Friday, January 18, 2013

Stalking the Corn

My friend Rita Bay  is posting a series about "horrible homonyms" and I don’t want to steal her thunder, but here is a homonym that shouldn’t be one. 

Last summer my local newspaper ran a front-page photo of a farmer’s ruined crop in the field. “Corn Stocks Destroyed by Car,” said the headline. Well, okay.  It’s a stretch, but one could say the farmer’s future supply of corn was destroyed by some idiot driving an SUV through the young plants. I shrugged and let it go. 

A few weeks later, in a story about farmer’s markets, the same newspaper featured a photo of fresh, delectable corn piled high. “Stalking the corn,” said the caption. My mind immediately went into Euell Gibbons mode—I still use a well-worn copy of his famous book on foraging, Stalking the Wild Asparagus. Then my bent for sci fi took over, and I imagined mutant corn rampaging over the Great Plains as intrepid environmentalists hunt it down, armed with hypos of recombinant DNA. I’m weird like that. 

Stalk, stock. To my mind, there’s no confusion about them. Stalk has an “aw” sound in the middle, while stock has an “ah” sound. Could there be a regional variation in the pronunciation? Granted, I’ve lived in New England for “only” fifteen years, but I have a pretty good ear for dialect and have always been able to distinguish a difference in the two words. Perhaps not as distinct as in the Mid-Atlantic, where I grew up, but clearly discernible.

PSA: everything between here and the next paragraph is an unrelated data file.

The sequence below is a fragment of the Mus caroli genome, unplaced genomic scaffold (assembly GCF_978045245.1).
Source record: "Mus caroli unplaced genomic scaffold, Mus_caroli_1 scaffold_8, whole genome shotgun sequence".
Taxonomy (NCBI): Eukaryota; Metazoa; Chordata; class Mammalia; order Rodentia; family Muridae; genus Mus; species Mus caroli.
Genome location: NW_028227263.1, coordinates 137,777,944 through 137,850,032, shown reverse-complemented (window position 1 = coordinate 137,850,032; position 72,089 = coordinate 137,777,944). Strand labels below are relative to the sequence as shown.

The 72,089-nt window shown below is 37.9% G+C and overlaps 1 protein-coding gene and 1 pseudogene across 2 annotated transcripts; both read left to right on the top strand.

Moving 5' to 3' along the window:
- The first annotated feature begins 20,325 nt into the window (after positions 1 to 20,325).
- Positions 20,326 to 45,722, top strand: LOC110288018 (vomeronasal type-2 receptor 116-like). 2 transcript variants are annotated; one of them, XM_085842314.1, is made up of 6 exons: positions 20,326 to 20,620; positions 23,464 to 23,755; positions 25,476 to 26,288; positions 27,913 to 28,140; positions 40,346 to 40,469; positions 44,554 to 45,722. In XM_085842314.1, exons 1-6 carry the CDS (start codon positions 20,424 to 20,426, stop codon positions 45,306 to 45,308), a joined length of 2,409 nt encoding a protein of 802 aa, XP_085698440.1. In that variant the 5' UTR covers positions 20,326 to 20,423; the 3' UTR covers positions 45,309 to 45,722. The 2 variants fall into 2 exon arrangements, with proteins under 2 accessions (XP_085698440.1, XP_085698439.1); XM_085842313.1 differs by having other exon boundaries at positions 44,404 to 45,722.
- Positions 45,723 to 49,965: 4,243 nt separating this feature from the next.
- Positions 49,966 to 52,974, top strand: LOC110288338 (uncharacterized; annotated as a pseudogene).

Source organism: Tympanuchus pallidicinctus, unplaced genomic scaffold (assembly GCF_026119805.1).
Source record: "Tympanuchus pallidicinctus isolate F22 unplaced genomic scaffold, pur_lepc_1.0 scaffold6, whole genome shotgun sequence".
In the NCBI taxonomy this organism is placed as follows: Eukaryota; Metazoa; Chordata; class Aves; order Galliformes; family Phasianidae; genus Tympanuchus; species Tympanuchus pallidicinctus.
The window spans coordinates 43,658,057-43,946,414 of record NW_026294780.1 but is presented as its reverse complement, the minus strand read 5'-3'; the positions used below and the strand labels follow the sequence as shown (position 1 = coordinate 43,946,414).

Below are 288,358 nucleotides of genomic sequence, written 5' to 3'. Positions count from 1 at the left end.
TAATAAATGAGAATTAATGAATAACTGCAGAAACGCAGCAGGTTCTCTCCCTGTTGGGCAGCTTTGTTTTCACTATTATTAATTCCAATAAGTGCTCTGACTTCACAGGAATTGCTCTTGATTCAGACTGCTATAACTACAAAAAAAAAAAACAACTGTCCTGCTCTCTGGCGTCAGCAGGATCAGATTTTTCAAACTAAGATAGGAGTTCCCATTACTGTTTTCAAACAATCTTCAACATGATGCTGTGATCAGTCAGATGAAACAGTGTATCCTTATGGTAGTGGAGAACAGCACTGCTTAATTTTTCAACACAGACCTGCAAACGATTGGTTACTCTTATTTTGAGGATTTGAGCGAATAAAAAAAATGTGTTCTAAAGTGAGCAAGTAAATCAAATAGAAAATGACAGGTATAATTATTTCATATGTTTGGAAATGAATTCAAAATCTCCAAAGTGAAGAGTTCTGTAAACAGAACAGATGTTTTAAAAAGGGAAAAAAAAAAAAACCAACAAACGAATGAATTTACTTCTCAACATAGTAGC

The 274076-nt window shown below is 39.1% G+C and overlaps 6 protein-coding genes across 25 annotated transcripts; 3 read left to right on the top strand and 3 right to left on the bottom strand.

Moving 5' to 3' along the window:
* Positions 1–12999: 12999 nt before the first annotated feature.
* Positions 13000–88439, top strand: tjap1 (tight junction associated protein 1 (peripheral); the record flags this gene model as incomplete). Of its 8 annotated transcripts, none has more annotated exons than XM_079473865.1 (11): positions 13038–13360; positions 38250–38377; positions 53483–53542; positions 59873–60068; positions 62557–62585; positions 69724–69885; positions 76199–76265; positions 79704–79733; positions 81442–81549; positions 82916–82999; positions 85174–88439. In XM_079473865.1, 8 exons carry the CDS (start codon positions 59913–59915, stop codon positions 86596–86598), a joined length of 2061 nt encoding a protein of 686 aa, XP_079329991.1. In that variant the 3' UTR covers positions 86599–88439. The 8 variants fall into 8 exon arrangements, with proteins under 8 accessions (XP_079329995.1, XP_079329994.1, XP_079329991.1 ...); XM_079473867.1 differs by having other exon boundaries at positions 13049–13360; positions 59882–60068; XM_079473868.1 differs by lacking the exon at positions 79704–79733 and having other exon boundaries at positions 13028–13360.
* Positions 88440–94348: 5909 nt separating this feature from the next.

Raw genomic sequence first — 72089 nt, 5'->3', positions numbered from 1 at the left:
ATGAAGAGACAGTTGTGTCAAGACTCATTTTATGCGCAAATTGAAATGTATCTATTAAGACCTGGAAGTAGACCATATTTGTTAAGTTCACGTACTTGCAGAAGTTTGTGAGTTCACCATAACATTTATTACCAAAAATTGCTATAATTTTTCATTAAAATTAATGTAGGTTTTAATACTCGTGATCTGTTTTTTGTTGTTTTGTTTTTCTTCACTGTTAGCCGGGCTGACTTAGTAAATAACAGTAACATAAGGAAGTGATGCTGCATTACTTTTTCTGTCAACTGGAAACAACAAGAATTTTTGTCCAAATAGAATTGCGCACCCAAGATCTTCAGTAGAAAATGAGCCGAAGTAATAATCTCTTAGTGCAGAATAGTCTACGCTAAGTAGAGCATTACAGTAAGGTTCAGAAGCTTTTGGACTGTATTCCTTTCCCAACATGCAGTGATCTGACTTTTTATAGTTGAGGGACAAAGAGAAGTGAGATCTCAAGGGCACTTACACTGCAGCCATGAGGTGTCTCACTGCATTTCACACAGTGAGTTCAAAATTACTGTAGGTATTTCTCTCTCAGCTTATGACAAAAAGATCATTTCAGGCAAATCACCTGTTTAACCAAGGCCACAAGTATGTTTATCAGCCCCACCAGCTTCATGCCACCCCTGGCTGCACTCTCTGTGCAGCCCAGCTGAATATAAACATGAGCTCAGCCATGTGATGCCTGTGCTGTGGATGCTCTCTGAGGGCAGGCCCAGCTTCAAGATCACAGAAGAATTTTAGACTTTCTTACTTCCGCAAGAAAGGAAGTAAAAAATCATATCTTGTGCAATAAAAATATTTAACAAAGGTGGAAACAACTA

Then I started coming across a similar confusion, from writers across the country. “He chocked it up to bad parenting.” “Her tummy was chalk-full.” This isn’t a question of dialect. It’s plain and simple sloppy speech. Worse, it's sloppy writing.  

A chock is a wedge or other item used to prevent movement or to fill an empty space. A doorstop is a chock. I chock my car to keep it from rolling backward whenever I put it up on a ramp. If my tummy is chock-full, I can’t eat another bite. But if your tummy is chalk-full, you’ve been swallowing pulverized limestone, and that can’t be healthy. “To chalk up” is to record or attribute, as in writing a point on a scoreboard. (Think of writing with chalk.) It carries a connotation of a provisional judgment—He blamed her bad manners on poor parenting, but maybe he was wrong. 

We are writers, folks. It’s our job to be precise about the words we use. Make sure you’ve got the right one.